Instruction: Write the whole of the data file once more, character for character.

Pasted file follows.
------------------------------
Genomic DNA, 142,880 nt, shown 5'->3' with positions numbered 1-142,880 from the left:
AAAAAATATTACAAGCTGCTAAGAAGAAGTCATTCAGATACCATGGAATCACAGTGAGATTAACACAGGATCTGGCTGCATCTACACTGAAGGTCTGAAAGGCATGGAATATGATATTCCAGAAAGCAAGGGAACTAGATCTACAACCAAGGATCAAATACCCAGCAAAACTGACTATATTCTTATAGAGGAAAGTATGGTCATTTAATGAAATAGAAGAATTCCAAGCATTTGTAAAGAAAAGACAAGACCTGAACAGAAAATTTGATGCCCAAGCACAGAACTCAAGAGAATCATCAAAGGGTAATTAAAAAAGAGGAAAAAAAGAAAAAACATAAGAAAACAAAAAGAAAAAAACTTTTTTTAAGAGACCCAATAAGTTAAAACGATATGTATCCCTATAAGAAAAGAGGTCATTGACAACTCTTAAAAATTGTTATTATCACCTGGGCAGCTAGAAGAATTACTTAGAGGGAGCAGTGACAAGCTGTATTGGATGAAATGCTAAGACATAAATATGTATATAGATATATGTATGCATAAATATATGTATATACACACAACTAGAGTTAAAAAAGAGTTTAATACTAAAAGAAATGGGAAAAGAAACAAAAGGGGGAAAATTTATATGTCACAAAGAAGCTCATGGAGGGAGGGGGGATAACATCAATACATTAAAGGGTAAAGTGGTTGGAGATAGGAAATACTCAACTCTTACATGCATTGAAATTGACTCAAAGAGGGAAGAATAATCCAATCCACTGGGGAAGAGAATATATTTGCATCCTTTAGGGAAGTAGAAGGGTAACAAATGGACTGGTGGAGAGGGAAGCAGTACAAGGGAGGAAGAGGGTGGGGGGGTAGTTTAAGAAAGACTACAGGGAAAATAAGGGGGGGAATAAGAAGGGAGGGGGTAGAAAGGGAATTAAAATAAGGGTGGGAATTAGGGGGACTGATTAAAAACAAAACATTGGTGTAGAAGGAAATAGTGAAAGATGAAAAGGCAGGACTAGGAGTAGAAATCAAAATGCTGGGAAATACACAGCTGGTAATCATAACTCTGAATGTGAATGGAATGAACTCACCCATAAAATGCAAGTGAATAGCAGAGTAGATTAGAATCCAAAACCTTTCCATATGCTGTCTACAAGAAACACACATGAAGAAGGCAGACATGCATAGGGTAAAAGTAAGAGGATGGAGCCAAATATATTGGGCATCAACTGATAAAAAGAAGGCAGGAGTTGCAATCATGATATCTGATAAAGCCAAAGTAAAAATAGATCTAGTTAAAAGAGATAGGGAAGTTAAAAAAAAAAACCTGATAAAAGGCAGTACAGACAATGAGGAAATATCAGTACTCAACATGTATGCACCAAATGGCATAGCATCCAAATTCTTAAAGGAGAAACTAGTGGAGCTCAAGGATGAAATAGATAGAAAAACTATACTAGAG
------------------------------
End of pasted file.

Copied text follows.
Genomic DNA, 142,880 nt, shown 5'->3' with positions numbered 1-142,880 from the left:
AAAAAATATTACAAGCTGCTAAGAAGAAGTCATTCAGATACCATGGAATCACAGTGAGATTAACACAGGATCTGGCTGCATCTACACTGAAGGTCTGAAAGGCATGGAATATGATATTCCAGAAAGCAAGGGAACTAGATCTACAACCAAGGATCAAATACCCAGCAAAACTGACTATATTCTTATAGAGGAAAGTATGGTCATTTAATGAAATAGAAGAATTCCAAGCATTTGTAAAGAAAAGACAAGACCTGAACAGAAAATTTGATGCCCAAGCACAGAACTCAAGAGAATCATCAAAGGGTAATTAAAAAAGAGGAAAAAAAGAAAAAACATAAGAAAACAAAAAGAAAAAAACTTTTTTTAAGAGACCCAATAAGTTAAAACGATATGTATCCCTATAAGAAAAGAGGTCATTGACAACTCTTAAAAATTGTTATTATCACCTGGGCAGCTAGAAGAATTACTTAGAGGGAGCAGTGACAAGCTGTATTGGATGAAATGCTAAGACATAAATATGTATATAGATATATGTATGCATAAATATATGTATATACACACAACTAGAGTTAAAAAAGAGTTTAATACTAAAAGAAATGGGAAAAGAAACAAAAGGGGGAAAATTTATATGTCACAAAGAAGCTCATGGAGGGAGGGGGGATAACATCAATACATTAAAGGGTAAAGTGGTTGGAGATAGGAAATACTCAACTCTTACATGCATTGAAATTGACTCAAAGAGGGAAGAATAATCCAATCCACTGGGGAAGAGAATATATTTGCATCCTTTAGGGAAGTAGAAGGGTAACAAATGGACTGGTGGAGAGGGAAGCAGTACAAGGGAGGAAGAGGGTGGGGGGGTAGTTTAAGAAAGACTACAGGGAAAATAAGGGGGGGAATAAGAAGGGAGGGGGTAGAAAGGGAATTAAAATAAGGGTGGGAATTAGGGGGACTGATTAAAAACAAAACATTGGTGTAGAAGGAAATAGTGAAAGATGAAAAGGCAGGACTAGGAGTAGAAATCAAAATGCTGGGAAATACACAGCTGGTAATCATAACTCTGAATGTGAATGGAATGAACTCACCCATAAAATGCAAGTGAATAGCAGAGTAGATTAGAATCCAAAACCTTTCCATATGCTGTCTACAAGAAACACACATGAAGAAGGCAGACATGCATAGGGTAAAAGTAAGAGGATGGAGCCAAATATATTGGGCATCAACTGATAAAAAGAAGGCAGGAGTTGCAATCATGATATCTGATAAAGCCAAAGTAAAAATAGATCTAGTTAAAAGAGATAGGGAAGTTAAAAAAAAAAACCTGATAAAAGGCAGTACAGACAATGAGGAAATATCAGTACTCAACATGTATGCACCAAATGGCATAGCATCCAAATTCTTAAAGGAGAAACTAGTGGAGCTCAAGGATGAAATAGATAGAAAAACTATACTAGAG